Findings

FindingsGiven that the essay can be a performative little genre, the variety hall act of the literary world, I am compelled to grant enormous kudos to Kathleen Jamie for crafting something so lovely out of the perspective of the introvert. In the eleven essays that make up Findings, Jamie is on her own, often in the most distant and desolate locations in Scotland and the Hebrides, watching through binoculars or a telescope at small things far away, and meditating on the cycle of destruction and renewal that governs our lives no matter how hard we try to cover it up. Little things, finely wrought and deeply pondered become rich and complex in her crystalline prose. These are quiet essays, even when the subject is her husband sick in hospital with pneumonia; she eschews the footlights of the stage to take her seat in the stalls and maintain her calm, thoughtful viewpoint. It turns out to be a very illuminating one.

After the sensational hustle and bustle of so much of our contemporary literature, it can take a while to settle down into her voice. The first essay concerns a long, slow midwinter journey to Maes Howe on Orkney to visit a Neolithic burial tomb. Her hope is to witness the miracle of early architecture that is the sinking sun of the winter solstice illuminating the inside of the main chamber. But cloudy weather ruins the effect and the journey is made in vain. On first reading, I had the odd sense that nothing had happened, and the essay felt blank and inconsequential. But then the subtlety of Jamie’s writing took effect. Darkness has a bad press, according to Jamie, being relentlessly linked with evil, melancholy and death, but this is clearly a poorly informed view. Hoping to experience both pure darkness and pure light, she is thwarted; the night spent sailing to Orkney is full of the artificial brightness of human dwellings on the coast, whilst the visit to the tomb is spoiled by clouds. But multiple, tender ironies arise as Jamie makes her journey, from the surveyors and the brilliance of their 21st century lighting inside the burial chamber to the sound of Elton John being piped through the ferry, singing ‘Don’t Let The Sun Go Down On Me’. I began to realise that there was a gentle but insistant playfulness at work, wonderfully alive to the symbolic potential of the moment.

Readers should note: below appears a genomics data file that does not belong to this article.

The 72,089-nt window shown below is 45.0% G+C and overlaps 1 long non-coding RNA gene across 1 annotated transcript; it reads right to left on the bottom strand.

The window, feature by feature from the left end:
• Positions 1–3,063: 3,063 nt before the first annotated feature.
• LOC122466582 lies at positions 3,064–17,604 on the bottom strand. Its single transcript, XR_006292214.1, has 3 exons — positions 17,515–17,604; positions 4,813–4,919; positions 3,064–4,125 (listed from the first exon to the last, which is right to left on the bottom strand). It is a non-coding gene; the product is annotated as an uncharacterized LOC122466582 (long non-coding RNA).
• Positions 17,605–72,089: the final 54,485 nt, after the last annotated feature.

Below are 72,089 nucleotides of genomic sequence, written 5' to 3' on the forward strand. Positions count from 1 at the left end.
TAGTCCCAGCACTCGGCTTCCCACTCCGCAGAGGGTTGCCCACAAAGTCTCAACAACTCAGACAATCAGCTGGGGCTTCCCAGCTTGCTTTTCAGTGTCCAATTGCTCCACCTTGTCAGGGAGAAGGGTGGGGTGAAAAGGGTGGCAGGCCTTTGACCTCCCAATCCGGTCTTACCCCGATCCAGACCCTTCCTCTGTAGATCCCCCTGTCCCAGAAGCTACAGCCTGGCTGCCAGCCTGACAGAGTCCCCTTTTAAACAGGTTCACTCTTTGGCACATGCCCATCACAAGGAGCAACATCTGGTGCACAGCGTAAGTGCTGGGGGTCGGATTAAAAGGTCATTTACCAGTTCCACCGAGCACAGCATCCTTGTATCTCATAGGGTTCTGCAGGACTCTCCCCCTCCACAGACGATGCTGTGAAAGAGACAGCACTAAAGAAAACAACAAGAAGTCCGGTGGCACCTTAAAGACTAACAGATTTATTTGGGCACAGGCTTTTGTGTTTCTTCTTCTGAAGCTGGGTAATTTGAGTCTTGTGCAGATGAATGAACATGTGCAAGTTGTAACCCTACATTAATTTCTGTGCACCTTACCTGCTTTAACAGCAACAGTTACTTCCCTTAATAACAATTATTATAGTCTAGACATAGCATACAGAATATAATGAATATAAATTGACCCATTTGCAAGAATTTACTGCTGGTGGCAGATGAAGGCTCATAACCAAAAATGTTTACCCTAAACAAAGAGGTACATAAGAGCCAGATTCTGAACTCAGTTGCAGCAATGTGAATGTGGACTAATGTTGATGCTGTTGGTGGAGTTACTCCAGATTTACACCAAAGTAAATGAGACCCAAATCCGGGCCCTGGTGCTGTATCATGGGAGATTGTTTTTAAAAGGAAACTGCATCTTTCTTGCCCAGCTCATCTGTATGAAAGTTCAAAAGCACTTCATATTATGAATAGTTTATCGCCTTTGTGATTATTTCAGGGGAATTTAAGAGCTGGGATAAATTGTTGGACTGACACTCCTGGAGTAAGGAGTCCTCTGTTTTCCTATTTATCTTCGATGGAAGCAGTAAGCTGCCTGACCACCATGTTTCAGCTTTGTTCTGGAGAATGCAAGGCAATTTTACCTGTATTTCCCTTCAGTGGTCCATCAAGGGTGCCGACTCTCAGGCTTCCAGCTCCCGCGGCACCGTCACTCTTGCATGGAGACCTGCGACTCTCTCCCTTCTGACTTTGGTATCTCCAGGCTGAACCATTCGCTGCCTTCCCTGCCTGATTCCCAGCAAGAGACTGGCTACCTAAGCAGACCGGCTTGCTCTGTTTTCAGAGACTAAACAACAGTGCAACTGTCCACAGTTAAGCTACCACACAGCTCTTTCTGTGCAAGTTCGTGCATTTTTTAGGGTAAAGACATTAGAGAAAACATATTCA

The essays are full of lovely touches that bring the natural world into harmonious parallel with the human one. In ‘Crex-Crex’, which concerns the near extinction of a once tremendously common bird, the corncrake, Jamie goes to the island of Coll to seek them out in a nature sanctuary:

It’s not ideal weather for corncrake viewing. The sky’s overcast and threatens squalls, the breeze is too fresh. A wind above three knots, and the corncrakes don’t like to come out. They don’t like flying, don’t much care for wind and rain, don’t want to be seen in public – the kind of bird who’d want to be excused games.’

In ‘Skylines’, Jamie ascends Edinburgh’s Calton Hill with a telescope, intent on paying close attention to the tops of buildings in the city, the weathercocks, stars, crosses and antennae of different ages, most of which are ignored or invisible to the passers by on the streets. Again I feared there might be too little to hold my interest for the duration, but I underestimated the clarity of Jamie’s vision, her eye for the intriguing:

There is a woman, though, who sails aloft on the dome of the Bank of Scotland HQ. The bank stands at the top of the Mound, bearing down upon the prosperous New Town as though to remind it of exactly who’s boss. In Scotland’s capital city, Fame faces firmly south. Green with verdigris – not an unbecoming shade – and draped in robes, she holds in her hands two laurel wreaths. She is about to cast them away, to bestow them onto some unsuspecting pedestrian far below. For all the grandiose Baroque nonsense beneath her bare feet, Fame stands as stylish and bored as a cruise passenger playing quoits.’

This is the strength of Jamie’s writing, the simplicity of voice married to the richness of her perspective. In my favourite essays, ‘The Braan Salmon’ and ‘Sabbath’, there is the most delicate thread of a theme running through the observations. Watching salmon leaping upstream – and watching those watching them do so – Jamie is forced to ask uncomfortable questions about the inspiring image of tenacious nature at work, when it becomes clear that the river has been tampered with to prevent the salmon returning to their breeding grounds. And in ‘Sabbath’, she juxtaposes a summer of difficult family events – her young daughter’s head wound, her mother having a stroke, her grandmother needing to be put in a home – with a few days of pure isolation spent walking to clear her mind before the university term starts. Would it help, she wonders, if we all were forced once again to respect a Sabbath, a day in which we did nothing but allowed the stirred up emotions of life to settle?

Kathleen Jamie’s publisher had all sorts of difficulties deciding how to categorise her essays, which made me cheer because being able to put a book firmly on a shelf in a shop does not necessarily do anything for the quality of the book, or the reader’s delight in reading it. But essentially, these essays are about the way we interact with nature, our inevitable thumbprint on its dead and disappearing elements, the amazing beauty and grandeur we can find if we take the time to look, the pleasure it bring us to see ourselves and our habits reflected in the natural world. If there isn’t a category for that already, then perhaps there really ought to be one.